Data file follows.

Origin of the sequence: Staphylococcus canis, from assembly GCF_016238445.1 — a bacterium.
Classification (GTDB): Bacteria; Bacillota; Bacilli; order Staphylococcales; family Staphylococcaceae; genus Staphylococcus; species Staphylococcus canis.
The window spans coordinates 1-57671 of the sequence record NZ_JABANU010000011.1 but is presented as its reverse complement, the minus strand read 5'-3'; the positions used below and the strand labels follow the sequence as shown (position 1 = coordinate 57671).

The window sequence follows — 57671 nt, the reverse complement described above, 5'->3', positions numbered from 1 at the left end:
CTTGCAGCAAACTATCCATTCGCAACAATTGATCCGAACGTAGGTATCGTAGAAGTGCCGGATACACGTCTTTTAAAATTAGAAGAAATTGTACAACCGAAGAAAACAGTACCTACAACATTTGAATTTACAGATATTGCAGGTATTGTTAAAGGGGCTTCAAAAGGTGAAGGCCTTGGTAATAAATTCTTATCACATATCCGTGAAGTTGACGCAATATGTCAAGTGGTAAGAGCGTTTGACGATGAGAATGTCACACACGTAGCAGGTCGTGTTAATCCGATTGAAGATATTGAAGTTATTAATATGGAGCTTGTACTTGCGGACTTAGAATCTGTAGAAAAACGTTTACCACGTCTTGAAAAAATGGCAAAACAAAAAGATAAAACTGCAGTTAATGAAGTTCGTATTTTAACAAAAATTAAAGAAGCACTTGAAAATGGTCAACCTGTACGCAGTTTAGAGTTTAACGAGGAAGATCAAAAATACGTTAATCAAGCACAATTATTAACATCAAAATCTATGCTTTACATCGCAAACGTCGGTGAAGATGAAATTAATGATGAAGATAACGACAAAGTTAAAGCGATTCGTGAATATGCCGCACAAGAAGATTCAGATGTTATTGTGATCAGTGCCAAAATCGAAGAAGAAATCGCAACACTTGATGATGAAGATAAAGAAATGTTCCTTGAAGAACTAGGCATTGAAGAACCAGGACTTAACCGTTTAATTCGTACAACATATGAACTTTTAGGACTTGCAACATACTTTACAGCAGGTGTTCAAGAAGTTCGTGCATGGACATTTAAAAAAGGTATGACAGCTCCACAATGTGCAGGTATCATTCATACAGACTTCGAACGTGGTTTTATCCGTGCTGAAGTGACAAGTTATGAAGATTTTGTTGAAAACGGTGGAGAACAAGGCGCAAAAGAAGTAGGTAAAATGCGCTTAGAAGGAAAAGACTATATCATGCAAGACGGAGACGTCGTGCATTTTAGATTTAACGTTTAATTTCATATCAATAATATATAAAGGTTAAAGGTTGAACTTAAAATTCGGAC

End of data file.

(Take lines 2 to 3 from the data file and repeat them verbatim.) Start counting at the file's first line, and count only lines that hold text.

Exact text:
Classification (GTDB): Bacteria; Bacillota; Bacilli; order Staphylococcales; family Staphylococcaceae; genus Staphylococcus; species Staphylococcus canis.
The window spans coordinates 1-57671 of the sequence record NZ_JABANU010000011.1 but is presented as its reverse complement, the minus strand read 5'-3'; the positions used below and the strand labels follow the sequence as shown (position 1 = coordinate 57671).